Friday, November 21, 2008

Here is another paper I wrote while in graduate school.

Some History and Problems With Federal Information Policy

There are five liberties guaranteed by the Constitution of the United States (COTUS). Among these are the right to assemble, the freedom of religion, speech, press, and the right to redress grievances against the government. The latter three have great importance regarding the issue of government information policy. With these three liberties it is implied that citizens of the United States are entitled to, on various levels, information that the government produces. There is a long history regarding the issue of government information and the public’s right to access it. Because of inconsistent information policies at the federal level, the rights of the people to monitor the government are severely obstructed. This paper will examine some of the theoretical foundations of the rights of citizens relating to monitoring the government. It will also examine some milestones in the development of federal information policy in the United States. Finally, it will make some recommendations that could help clear up the confusion regarding federal information policy and make the dissemination of information to the public more efficient.

Theoretical Foundations of the Public’s Right to Know

Many of the concepts surrounding the COTUS and the debate over it are found with the ideas of Enlightenment thinkers such as John Locke and Montesquieu. Locke’s theory of the social contract held that there existed a sort of covenant between the people and those who ruled over them.[1] If leaders do not live up to the expectations of the people or become tyrannous, then the people have the natural right to nullify the “contract” and start anew. This is exactly what colonial patriots did when King George III ignored their wishes for fair representation. To avoid repeating such tyranny the framers of the constitution looked to other Enlightenment thinkers such as Montesquieu and his idea of “checks and balances.” While checks and balances are embodied in the concept of separation of powers it is often overlooked that the ultimate check upon federal power comes from the people, hence the importance of being able to have access to information.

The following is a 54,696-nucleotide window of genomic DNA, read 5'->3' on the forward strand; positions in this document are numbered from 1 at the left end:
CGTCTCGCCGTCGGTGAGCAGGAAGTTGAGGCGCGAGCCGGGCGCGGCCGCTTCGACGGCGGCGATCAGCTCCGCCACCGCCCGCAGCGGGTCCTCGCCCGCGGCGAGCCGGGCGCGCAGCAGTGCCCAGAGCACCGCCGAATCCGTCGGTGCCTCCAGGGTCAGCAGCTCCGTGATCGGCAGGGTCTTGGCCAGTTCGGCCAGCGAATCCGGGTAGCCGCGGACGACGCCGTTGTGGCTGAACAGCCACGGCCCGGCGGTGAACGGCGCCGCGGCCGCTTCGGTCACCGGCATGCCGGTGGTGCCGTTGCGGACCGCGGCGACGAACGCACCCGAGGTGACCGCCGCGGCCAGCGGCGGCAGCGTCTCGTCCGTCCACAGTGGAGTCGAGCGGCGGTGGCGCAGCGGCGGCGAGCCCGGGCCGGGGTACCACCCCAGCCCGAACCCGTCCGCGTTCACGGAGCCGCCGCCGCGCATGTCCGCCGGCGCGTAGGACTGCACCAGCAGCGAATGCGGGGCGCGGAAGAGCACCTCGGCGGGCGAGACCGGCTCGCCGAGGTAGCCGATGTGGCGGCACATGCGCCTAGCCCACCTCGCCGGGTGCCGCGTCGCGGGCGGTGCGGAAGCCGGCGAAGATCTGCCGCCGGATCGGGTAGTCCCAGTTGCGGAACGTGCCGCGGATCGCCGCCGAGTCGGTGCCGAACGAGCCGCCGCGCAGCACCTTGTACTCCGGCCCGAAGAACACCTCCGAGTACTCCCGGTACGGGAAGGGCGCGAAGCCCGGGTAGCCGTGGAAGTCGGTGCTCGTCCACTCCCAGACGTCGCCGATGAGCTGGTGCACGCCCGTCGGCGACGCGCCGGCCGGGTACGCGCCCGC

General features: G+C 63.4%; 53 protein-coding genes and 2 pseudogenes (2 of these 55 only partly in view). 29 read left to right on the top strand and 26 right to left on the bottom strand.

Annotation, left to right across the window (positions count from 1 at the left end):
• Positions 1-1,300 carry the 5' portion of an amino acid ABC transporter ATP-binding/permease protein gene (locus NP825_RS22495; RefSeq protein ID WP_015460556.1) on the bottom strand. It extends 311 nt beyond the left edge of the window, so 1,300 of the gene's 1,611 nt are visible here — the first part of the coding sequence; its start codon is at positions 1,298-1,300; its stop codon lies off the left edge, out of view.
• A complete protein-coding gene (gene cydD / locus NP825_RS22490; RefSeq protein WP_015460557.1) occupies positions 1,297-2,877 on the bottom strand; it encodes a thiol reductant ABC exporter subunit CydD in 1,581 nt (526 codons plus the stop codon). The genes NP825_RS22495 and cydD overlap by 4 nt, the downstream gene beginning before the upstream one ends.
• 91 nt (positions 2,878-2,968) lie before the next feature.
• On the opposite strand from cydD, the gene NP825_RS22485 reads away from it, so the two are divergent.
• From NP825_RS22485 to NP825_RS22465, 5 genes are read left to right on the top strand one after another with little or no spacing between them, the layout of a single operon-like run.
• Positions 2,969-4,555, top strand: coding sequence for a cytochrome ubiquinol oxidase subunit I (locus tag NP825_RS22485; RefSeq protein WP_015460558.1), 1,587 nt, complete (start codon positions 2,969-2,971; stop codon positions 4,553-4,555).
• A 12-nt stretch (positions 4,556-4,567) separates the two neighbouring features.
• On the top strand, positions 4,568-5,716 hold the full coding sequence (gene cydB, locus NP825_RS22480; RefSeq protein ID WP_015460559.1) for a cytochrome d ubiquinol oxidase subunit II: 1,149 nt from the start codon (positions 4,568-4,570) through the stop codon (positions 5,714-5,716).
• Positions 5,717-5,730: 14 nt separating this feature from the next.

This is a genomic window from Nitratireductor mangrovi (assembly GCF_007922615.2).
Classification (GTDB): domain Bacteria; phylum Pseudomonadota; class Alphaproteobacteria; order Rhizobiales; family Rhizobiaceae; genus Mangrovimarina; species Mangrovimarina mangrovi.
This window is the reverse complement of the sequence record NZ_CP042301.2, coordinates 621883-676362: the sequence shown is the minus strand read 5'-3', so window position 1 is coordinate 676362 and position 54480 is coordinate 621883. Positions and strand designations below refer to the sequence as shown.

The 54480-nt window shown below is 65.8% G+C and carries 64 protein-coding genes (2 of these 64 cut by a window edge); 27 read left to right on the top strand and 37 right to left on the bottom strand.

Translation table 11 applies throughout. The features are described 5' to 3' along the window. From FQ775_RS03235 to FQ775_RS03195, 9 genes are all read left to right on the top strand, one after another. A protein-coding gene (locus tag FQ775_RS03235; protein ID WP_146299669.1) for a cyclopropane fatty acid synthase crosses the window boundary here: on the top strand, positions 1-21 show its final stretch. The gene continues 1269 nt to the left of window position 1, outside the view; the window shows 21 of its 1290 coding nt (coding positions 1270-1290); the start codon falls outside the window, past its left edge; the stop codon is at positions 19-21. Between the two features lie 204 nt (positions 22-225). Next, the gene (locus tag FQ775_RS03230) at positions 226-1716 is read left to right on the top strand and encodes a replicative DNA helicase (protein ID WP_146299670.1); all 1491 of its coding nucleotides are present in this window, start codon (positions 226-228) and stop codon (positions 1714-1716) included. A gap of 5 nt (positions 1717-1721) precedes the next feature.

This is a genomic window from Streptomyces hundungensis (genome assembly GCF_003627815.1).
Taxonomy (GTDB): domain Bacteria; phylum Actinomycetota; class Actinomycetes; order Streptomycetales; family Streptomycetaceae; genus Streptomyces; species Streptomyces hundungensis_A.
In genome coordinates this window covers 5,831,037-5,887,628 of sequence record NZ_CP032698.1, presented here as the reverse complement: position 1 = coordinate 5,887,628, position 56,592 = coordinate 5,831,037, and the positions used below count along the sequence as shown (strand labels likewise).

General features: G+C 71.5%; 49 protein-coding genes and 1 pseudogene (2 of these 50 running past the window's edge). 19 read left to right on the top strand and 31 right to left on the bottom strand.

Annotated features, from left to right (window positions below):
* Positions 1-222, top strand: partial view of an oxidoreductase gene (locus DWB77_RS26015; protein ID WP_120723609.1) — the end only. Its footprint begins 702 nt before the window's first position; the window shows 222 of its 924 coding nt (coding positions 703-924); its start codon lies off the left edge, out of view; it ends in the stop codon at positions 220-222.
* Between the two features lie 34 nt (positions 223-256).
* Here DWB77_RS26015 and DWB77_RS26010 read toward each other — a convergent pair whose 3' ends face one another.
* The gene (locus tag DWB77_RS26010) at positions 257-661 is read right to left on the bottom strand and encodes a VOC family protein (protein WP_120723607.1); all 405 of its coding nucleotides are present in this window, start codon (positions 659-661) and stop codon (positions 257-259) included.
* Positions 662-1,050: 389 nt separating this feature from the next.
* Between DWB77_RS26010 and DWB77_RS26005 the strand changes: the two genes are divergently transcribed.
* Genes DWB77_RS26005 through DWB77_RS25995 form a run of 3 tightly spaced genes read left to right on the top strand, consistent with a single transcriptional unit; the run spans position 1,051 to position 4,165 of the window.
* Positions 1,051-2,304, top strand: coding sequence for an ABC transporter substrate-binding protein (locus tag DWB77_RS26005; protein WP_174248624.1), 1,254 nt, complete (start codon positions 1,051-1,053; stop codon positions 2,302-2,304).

Perhaps the best source of commentary relating to the COTUS is found in the Federalist Papers. Written by Alexander Hamilton, James Madison, and John Jay, the papers provide insight into the powers invested in the various branches of government as well as how the constitution should be interpreted; the papers also provide insight regarding information and its dissemination. For example, Federalist #21 outlines things that make nations successful. Here Hamilton notes, “the wealth of nations depends upon an infinite variety of causes.” Among these are the “genius of the citizens [and] the degree of information they possess…”(Wills 101). The term information suggests two things. The first is that the “genius of the citizens” rests upon the education they have, which is, no doubt, beneficial to the republic. But it also suggests the importance of the people having access to government information to ensure that it is operating the way it should.

It should also be noted that information and its acquisition is important not only to general citizens but also to elected officials as well. Often elected officials are denied access to information just as normal citizens are. From time to time elected officials become at odds with members of other branches of the government over information and its withholding. Martin Halstuk (2002) points out such a situation. He notes when congress was considering the appropriation of funds regarding John Jay’s negotiated treaty with Great Britain in 1796, George Washington denied their requests for information pertaining to the instructions given to Jay to negotiate the treaty (¶ 30). Granted, treaty-making powers are delegated to the executive branch, however, this information was a reasonable request and could have been helpful in determining the appropriation. Indeed, Madison appreciated the value of such information. He notes in Federalist #53 “No man can be a competent legislator who does not add to an upright intention and sound judgment, a certain degree of knowledge of the subjects on which he is to legislate. A part of this knowledge may be acquired by means of information which lie with the compass of men in private as well as public stations” (272).

Choosing the Right Candidate